Maybe that front end is cantilevering out so far it’s like a cheap 3D movie effect where it’s coming right at you?


Sad to see money thrown away on developing yet another “fool cell” science experiment.

How many “experiments” are needed before Toyota finally acknowledges the reality of thermodynamics, basic physics, and the reality that compressed hydrogen is nearly the most impractical possible fuel for any vehicle other than a booster rocket?


You like saying “fool cell” you think it makes you seem witty.


What I don’t understand is why Toyota keeps making concepts of Fuel Cell cars and urban buses. For small vehicles and short distance passenger transport, BEVs will be just fine and cheaper both to make and to run. It is for long distance trips that FCEV may have an advantage. More range and faster to charge/fill. Try an intercity bus or a Semi, that would make sense, not a Mirai.


“For small vehicles and short distance passenger transport, BEVs will be just fine and cheaper both to make and to run.”

Yes, and it is Toyota’s strategic plan, maybe a decade old or older, to make smaller commuter vehicles as battery electric.
Mirai doesn’t qualify as “small” in Japan. “Kei car” is small, like Mitsubishi i-MiEV. It is just US folks who are used to tank size cars, trucks and SUVs. 300+ miles range with 0-100% refueling in few minutes isn’t short distance either, it is replacement of regular car with all the extra features of it.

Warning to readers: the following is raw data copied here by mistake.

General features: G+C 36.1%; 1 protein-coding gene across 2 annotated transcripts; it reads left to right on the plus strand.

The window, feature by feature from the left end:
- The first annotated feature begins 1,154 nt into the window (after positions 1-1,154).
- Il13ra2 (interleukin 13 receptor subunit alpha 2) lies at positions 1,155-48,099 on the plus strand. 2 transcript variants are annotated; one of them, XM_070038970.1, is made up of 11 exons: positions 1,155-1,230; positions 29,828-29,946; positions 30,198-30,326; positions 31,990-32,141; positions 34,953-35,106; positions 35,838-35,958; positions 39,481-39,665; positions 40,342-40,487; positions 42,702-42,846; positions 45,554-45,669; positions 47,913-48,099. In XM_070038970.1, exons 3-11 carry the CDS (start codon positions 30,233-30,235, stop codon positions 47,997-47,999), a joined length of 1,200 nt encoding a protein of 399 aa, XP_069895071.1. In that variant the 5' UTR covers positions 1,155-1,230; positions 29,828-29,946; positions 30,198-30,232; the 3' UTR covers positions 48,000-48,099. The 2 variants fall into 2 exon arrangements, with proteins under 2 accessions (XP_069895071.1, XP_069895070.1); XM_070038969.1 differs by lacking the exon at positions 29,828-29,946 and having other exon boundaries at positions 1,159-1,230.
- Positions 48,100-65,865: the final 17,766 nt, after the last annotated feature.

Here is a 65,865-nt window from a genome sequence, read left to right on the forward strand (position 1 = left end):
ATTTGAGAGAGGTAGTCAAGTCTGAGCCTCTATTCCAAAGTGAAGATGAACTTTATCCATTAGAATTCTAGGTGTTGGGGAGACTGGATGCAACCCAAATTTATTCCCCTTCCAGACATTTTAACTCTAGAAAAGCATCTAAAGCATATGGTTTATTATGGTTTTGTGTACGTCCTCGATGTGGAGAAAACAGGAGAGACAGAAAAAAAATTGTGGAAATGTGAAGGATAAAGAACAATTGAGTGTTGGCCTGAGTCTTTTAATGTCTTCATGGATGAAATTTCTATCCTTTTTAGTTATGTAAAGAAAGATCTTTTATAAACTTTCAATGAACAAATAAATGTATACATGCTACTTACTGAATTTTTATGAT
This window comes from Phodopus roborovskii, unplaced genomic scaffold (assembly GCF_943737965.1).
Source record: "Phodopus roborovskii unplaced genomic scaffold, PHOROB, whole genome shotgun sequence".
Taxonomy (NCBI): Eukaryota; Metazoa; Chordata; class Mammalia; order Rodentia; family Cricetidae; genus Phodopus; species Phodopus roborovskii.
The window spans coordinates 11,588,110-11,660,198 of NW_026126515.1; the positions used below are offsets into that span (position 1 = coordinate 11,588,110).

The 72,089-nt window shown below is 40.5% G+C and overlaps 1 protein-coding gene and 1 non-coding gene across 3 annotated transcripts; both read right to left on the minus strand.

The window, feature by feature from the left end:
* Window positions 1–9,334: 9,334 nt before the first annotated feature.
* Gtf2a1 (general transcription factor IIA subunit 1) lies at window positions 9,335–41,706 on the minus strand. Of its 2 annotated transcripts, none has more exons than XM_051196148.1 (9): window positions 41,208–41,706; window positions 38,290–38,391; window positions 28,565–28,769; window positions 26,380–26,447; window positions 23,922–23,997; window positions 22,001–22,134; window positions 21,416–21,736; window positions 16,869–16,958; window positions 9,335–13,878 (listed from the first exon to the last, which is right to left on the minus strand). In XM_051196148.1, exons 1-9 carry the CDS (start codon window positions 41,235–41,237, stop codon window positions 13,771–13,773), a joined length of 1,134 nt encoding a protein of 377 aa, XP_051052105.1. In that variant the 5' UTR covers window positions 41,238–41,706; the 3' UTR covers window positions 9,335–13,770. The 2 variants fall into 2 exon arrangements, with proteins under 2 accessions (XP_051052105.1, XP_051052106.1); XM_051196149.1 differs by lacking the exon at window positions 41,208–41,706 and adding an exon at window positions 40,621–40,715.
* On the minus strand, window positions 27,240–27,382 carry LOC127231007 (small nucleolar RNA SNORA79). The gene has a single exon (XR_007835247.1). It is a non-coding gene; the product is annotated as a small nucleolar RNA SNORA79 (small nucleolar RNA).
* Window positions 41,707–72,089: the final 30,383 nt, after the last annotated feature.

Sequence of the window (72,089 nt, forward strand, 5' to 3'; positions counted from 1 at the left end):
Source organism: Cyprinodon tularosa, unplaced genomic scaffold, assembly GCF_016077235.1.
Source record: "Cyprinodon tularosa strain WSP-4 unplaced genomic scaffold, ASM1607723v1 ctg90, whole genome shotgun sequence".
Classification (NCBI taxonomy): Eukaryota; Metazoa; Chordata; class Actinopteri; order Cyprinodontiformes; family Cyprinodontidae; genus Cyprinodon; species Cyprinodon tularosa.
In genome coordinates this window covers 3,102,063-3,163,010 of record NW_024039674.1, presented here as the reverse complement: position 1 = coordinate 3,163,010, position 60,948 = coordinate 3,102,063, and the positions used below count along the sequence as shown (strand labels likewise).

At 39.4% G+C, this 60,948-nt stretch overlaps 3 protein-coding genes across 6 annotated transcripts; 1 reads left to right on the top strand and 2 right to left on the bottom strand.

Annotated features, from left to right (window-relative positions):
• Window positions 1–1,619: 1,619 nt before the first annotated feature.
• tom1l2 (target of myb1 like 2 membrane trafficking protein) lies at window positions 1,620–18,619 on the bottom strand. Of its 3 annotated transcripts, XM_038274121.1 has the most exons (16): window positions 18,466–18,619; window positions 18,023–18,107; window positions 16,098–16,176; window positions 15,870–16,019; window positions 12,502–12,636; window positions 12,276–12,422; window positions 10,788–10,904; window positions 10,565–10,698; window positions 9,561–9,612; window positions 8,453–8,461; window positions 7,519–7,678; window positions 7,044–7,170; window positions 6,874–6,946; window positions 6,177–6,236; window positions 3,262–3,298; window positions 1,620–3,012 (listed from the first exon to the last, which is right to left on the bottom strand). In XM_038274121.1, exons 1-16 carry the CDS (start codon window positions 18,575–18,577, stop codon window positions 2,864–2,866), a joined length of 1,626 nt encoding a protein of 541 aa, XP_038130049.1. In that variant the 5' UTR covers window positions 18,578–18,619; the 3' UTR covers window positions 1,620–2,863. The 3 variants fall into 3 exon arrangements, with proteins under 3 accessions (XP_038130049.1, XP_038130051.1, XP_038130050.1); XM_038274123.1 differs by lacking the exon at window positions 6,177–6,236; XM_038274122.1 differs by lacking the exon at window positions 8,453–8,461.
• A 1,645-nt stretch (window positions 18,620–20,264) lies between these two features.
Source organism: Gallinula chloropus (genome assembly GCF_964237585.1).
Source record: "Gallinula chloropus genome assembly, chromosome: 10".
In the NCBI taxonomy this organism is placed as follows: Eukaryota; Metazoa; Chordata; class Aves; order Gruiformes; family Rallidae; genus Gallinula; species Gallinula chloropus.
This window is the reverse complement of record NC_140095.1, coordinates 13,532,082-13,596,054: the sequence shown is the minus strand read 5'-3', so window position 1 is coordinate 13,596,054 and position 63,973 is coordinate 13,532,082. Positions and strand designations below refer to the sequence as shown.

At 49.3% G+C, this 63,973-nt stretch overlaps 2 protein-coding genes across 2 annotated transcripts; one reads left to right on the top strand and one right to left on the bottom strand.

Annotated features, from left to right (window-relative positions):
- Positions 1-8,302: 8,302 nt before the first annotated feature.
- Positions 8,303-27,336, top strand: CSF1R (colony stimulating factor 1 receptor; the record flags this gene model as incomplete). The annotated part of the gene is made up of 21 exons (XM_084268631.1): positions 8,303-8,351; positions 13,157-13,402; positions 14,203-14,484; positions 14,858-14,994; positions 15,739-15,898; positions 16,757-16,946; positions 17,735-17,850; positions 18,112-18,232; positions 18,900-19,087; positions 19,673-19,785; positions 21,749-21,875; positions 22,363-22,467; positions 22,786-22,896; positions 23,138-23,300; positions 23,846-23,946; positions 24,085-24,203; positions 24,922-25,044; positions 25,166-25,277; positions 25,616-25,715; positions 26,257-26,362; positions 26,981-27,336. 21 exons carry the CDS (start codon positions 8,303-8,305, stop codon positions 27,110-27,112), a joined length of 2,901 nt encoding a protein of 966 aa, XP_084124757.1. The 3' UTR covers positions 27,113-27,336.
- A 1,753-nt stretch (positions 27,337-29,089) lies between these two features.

I don’t know much about city bus routes in Tokyo, but I imagine you don’t have luxury to take bus off route for charging in 40 million metro area – you need to operate it all day except few hours at night. Probably can be handled by huge and expensive battery too, but what is the benefit? Electricity is expensive in Japan with tiered rates and demand charges, and may just go away after yet another earthquake or typhoon destruction. Peak demand is satisfied by burning oil and strategic goal is reduce electricity consumption, not increase it.


Pu-pu definitely wins gold medal for dumbest and most immature comments on Insideevs.

As for the Pu-pu’s holy “laws of physics” ;))), you may have heard about Steven Chu. He got Nobel prize in physics and then served as Energy Secretary during first term of Obama. Advocated for cutting funding of automotive fuel cell research at the beginning of his term (during economic crisis), as practical application was way too distant in his opinion at that time. At the end of the term he softened his approach somewhat. Lithium metal battery research was one of the fields he was working on as a scientist.

Now in 2017 he comes to Electrochemical Society meeting in Toyota Mirai, poses for media photo in it, and delivers keynote speech about carbon-free production of hydrogen. Go figure who better knows the physics.